doc double dip

There’s really not much to say about Wordplay (Patrick Creadon, USA, 2006)—it’s the type of documentary that dominated the form before Michael Moore for better or worse “revolutionized” and/or “popularized” the form. It’s perfect for Sunday afternoon network television, and that’s actually exactly how I happened to see it (compliments of PBS). That’s not to say in its modesty its not engrossing—Creadon has assembled a colorful cast of characters ranging from famous crossword puzzle enthusiasts like Bill Clinton, Jon Stewart and the Indigo Girls to committed professionals like Tyler Hinman and Ellen Ripstein, former champions of the annual Annual American Crossword Puzzle Tournament (winners are generally considered the best crossword solvers in the world). The film culminates with the tournament, where we follow most of the professionals we’ve been introduced to puzzle, fret and sweat over timed puzzles which they master with dazzling, laser-like speed, precision and ingenuity. I guess it says a lot that as the final stages of the tournament unfolded I ended up abandoning my unpacked boxes lying around my new apartment and watched riveted for the remainder of the film.

Another conventionally-constructed doc with more explosive subject matter is For the Bible Tells Me So (Daniel G. Karslake, USA, 2007), which dares explore the landmine-rigged terrain of homosexuality within the American church, particularly focusing on the effects of a son or daughter coming out within the context of the traditional conservative Protestant family. As a critic I can’t make any claims of art for it, but as a gay man with a conservative, religious family struggling to come to grips with that reality I can certainly assert to the films power and potency. The merits of For the Bible Tells Me So rests in its careful, almost obsessively even-handed approach—it’s careful to present as many sides of the issue as possible, and never resorts to demonizing the parents, even those that remain steadfastly dubious of their child’s sexual orientatation.

In a relatively short amount of time a number of powerful personal stories unfold: the ascension of Gene Robinson from devout but sexually confused father to bishop of New Hampshire Episcopal Church, former House Majority Leader Dick Gephardt’s lesbian daughter Chrissy who has come to be a spokesperson for her father’s presidential campaign, and young Jake Reitan who managed to not only convince his parents of the legitimacy of his sexual preference, but inspired them to join him in his crusade taking on that incredibly destructive conservative juggernaut known as Focus on the Family.  Their attempted confrontation with the organization is probably the most affecting moment in the film.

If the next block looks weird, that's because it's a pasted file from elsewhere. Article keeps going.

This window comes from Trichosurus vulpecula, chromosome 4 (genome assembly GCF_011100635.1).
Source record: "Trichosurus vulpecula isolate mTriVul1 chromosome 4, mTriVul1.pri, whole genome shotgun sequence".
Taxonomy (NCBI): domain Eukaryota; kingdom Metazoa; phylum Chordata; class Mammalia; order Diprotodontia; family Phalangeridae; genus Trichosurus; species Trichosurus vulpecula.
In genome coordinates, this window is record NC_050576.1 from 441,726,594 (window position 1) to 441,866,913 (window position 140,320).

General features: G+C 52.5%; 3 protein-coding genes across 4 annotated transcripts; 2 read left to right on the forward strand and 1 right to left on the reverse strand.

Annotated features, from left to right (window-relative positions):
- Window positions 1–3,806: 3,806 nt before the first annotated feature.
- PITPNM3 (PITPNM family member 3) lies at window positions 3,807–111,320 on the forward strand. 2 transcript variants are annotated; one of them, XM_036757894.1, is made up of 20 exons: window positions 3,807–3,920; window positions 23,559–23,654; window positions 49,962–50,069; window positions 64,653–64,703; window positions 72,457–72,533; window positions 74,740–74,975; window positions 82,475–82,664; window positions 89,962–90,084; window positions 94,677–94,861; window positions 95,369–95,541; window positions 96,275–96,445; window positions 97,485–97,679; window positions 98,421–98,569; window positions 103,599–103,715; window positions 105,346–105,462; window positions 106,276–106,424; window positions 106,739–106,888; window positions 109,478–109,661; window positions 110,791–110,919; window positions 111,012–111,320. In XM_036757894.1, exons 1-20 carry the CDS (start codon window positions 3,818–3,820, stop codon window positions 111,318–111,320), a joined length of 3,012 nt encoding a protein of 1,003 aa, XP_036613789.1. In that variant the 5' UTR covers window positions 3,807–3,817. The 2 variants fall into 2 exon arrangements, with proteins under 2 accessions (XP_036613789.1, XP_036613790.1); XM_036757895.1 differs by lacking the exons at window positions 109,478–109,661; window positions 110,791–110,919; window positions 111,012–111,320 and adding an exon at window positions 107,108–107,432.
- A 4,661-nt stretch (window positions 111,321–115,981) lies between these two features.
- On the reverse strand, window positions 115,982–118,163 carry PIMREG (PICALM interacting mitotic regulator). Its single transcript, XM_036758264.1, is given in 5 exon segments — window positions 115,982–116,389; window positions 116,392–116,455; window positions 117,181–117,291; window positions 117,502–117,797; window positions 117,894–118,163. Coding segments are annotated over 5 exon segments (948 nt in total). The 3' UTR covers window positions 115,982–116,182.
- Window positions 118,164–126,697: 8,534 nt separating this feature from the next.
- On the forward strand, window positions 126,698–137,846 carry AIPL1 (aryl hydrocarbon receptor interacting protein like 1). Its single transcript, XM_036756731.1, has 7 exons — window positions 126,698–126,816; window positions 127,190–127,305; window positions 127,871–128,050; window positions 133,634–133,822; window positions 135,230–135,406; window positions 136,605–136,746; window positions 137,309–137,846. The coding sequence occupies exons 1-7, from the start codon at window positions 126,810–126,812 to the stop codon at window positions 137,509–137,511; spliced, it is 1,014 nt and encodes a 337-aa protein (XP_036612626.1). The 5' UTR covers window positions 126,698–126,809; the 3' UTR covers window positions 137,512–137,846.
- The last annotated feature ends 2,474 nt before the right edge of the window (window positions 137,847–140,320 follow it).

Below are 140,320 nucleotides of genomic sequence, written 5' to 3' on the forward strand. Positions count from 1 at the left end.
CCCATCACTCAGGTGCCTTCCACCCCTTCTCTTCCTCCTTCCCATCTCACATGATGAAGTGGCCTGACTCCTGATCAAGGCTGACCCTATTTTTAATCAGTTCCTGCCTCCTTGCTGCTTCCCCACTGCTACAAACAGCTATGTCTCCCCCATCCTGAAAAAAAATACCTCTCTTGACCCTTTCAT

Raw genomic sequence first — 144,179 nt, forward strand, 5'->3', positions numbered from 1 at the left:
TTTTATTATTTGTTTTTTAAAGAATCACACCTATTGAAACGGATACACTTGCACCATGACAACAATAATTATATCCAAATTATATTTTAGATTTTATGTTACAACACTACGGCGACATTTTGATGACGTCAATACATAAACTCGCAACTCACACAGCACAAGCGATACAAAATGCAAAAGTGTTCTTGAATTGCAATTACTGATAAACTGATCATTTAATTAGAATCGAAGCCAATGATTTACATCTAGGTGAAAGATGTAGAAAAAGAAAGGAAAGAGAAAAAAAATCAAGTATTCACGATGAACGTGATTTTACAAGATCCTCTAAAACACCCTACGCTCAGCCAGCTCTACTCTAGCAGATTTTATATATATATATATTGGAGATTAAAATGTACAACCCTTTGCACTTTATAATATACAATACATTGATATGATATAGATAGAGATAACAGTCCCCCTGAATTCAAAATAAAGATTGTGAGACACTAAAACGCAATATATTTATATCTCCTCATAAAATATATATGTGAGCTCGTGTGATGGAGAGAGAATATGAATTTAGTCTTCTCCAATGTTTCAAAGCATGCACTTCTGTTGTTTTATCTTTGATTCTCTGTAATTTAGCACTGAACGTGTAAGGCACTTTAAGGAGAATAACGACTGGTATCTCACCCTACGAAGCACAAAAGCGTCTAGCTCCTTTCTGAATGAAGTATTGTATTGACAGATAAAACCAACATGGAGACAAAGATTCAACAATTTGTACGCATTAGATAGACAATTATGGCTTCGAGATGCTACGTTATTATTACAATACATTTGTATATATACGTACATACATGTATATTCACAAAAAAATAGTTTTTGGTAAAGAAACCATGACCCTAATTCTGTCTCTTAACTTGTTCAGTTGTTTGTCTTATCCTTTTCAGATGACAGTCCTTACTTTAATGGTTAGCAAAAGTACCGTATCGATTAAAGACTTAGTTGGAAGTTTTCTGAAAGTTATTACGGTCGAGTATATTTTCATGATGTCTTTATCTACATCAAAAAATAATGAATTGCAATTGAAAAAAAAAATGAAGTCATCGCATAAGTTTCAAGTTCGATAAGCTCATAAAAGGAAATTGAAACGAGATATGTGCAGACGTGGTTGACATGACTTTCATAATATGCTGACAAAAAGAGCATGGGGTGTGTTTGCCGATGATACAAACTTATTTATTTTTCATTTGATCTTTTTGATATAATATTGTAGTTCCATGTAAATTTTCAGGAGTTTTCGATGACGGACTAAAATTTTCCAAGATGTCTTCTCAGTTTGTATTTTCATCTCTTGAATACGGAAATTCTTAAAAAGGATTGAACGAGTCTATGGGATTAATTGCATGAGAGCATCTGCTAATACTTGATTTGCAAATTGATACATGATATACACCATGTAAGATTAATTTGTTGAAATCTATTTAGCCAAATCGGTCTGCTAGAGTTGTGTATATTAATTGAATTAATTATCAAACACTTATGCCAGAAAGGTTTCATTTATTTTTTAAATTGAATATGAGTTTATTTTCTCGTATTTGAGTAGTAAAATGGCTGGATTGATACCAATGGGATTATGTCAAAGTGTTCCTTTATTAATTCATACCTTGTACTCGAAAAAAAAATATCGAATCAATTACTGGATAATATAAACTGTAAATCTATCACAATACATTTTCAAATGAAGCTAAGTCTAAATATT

The film is also peppered with Biblical scholars debating and explicating on the few but oft-quoted Bible verses regarding homosexuality, though admittedly since all are sympathetic to GLBT rights the scholarly input comes off as inevitably one-sided.  Of course it would have been ideal if James Dobson & Co. had gone on the record to espouse their own views, but I’m sure they are well aware that they would not have come off particularly well even in a context as neutral as this. Aside from one brief cartoon meant to paraphrase the APA’s views on homosexuality that comes off as a bit too glib and condescending (it relies much to heavily on stereotypes that the rest of the film works so hard to avoid), For the Bible Tells Me So is a rather important achievement. Now if only it manages to find some kind of an audience outside of the already converted…

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One thought on “doc double dip

  1. I have secretly wanted to see WORDPLAY for a long time. I loved SPELLBOUND and I thought they might be similar. I hadn’t heard of the second doc, but that sounds interesting.
    Hope everything is well on your end!

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